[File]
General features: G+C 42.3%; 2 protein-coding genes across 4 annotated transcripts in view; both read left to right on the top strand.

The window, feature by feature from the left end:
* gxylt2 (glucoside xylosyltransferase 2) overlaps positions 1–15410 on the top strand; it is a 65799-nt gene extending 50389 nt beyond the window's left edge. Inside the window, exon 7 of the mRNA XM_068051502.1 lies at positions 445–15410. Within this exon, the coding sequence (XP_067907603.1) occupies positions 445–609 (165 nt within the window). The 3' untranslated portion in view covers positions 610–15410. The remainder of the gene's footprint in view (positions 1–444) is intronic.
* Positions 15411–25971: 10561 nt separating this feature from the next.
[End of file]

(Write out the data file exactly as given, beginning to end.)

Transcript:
General features: G+C 42.3%; 2 protein-coding genes across 4 annotated transcripts in view; both read left to right on the top strand.

The window, feature by feature from the left end:
* gxylt2 (glucoside xylosyltransferase 2) overlaps positions 1–15410 on the top strand; it is a 65799-nt gene extending 50389 nt beyond the window's left edge. Inside the window, exon 7 of the mRNA XM_068051502.1 lies at positions 445–15410. Within this exon, the coding sequence (XP_067907603.1) occupies positions 445–609 (165 nt within the window). The 3' untranslated portion in view covers positions 610–15410. The remainder of the gene's footprint in view (positions 1–444) is intronic.
* Positions 15411–25971: 10561 nt separating this feature from the next.